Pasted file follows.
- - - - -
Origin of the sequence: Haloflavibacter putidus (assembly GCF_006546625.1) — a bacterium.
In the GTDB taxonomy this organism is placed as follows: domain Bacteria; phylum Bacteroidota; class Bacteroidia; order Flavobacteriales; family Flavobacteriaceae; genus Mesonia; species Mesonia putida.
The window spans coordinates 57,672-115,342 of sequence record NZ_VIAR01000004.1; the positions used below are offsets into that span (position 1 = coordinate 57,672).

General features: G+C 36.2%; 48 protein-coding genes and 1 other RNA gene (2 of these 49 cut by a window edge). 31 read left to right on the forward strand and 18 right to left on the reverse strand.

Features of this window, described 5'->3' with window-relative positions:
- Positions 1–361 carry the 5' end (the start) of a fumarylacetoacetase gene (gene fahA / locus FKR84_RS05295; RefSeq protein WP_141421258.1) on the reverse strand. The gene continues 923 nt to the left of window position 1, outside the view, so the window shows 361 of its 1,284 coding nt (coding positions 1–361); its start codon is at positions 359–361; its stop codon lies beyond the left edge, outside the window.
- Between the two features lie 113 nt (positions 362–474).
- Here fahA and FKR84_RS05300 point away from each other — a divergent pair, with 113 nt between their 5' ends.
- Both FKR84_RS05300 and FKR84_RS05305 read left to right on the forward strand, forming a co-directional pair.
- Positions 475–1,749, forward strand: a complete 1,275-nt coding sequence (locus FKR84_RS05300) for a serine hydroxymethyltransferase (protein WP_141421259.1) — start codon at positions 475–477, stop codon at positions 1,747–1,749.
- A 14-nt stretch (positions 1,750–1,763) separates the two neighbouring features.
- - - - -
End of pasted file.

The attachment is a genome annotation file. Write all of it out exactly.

Origin of the sequence: Haloflavibacter putidus (assembly GCF_006546625.1) — a bacterium.
In the GTDB taxonomy this organism is placed as follows: domain Bacteria; phylum Bacteroidota; class Bacteroidia; order Flavobacteriales; family Flavobacteriaceae; genus Mesonia; species Mesonia putida.
The window spans coordinates 57,672-115,342 of sequence record NZ_VIAR01000004.1; the positions used below are offsets into that span (position 1 = coordinate 57,672).

General features: G+C 36.2%; 48 protein-coding genes and 1 other RNA gene (2 of these 49 cut by a window edge). 31 read left to right on the forward strand and 18 right to left on the reverse strand.

Features of this window, described 5'->3' with window-relative positions:
- Positions 1–361 carry the 5' end (the start) of a fumarylacetoacetase gene (gene fahA / locus FKR84_RS05295; RefSeq protein WP_141421258.1) on the reverse strand. The gene continues 923 nt to the left of window position 1, outside the view, so the window shows 361 of its 1,284 coding nt (coding positions 1–361); its start codon is at positions 359–361; its stop codon lies beyond the left edge, outside the window.
- Between the two features lie 113 nt (positions 362–474).
- Here fahA and FKR84_RS05300 point away from each other — a divergent pair, with 113 nt between their 5' ends.
- Both FKR84_RS05300 and FKR84_RS05305 read left to right on the forward strand, forming a co-directional pair.
- Positions 475–1,749, forward strand: a complete 1,275-nt coding sequence (locus FKR84_RS05300) for a serine hydroxymethyltransferase (protein WP_141421259.1) — start codon at positions 475–477, stop codon at positions 1,747–1,749.
- A 14-nt stretch (positions 1,750–1,763) separates the two neighbouring features.